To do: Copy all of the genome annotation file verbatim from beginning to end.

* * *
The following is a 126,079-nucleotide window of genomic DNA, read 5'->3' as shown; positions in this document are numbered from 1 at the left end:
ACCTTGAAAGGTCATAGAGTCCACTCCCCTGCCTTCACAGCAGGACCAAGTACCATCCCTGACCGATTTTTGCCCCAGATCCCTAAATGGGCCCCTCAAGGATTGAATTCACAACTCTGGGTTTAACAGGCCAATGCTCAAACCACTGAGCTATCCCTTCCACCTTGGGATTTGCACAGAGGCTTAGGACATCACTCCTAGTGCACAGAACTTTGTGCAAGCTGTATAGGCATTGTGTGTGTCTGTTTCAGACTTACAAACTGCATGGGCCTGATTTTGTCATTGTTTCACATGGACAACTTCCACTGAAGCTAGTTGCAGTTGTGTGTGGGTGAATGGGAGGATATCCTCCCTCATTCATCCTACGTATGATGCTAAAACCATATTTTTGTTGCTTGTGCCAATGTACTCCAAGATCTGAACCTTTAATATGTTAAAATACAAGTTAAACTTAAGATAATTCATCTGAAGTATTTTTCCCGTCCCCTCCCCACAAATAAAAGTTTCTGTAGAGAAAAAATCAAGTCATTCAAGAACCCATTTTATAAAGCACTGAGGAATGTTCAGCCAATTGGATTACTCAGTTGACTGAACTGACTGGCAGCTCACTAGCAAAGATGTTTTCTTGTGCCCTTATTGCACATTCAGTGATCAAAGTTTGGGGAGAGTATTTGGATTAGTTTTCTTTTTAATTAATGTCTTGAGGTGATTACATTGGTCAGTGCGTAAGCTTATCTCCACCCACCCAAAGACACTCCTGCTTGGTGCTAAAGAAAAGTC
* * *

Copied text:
The following is a 126,079-nucleotide window of genomic DNA, read 5'->3' as shown; positions in this document are numbered from 1 at the left end:
ACCTTGAAAGGTCATAGAGTCCACTCCCCTGCCTTCACAGCAGGACCAAGTACCATCCCTGACCGATTTTTGCCCCAGATCCCTAAATGGGCCCCTCAAGGATTGAATTCACAACTCTGGGTTTAACAGGCCAATGCTCAAACCACTGAGCTATCCCTTCCACCTTGGGATTTGCACAGAGGCTTAGGACATCACTCCTAGTGCACAGAACTTTGTGCAAGCTGTATAGGCATTGTGTGTGTCTGTTTCAGACTTACAAACTGCATGGGCCTGATTTTGTCATTGTTTCACATGGACAACTTCCACTGAAGCTAGTTGCAGTTGTGTGTGGGTGAATGGGAGGATATCCTCCCTCATTCATCCTACGTATGATGCTAAAACCATATTTTTGTTGCTTGTGCCAATGTACTCCAAGATCTGAACCTTTAATATGTTAAAATACAAGTTAAACTTAAGATAATTCATCTGAAGTATTTTTCCCGTCCCCTCCCCACAAATAAAAGTTTCTGTAGAGAAAAAATCAAGTCATTCAAGAACCCATTTTATAAAGCACTGAGGAATGTTCAGCCAATTGGATTACTCAGTTGACTGAACTGACTGGCAGCTCACTAGCAAAGATGTTTTCTTGTGCCCTTATTGCACATTCAGTGATCAAAGTTTGGGGAGAGTATTTGGATTAGTTTTCTTTTTAATTAATGTCTTGAGGTGATTACATTGGTCAGTGCGTAAGCTTATCTCCACCCACCCAAAGACACTCCTGCTTGGTGCTAAAGAAAAGTC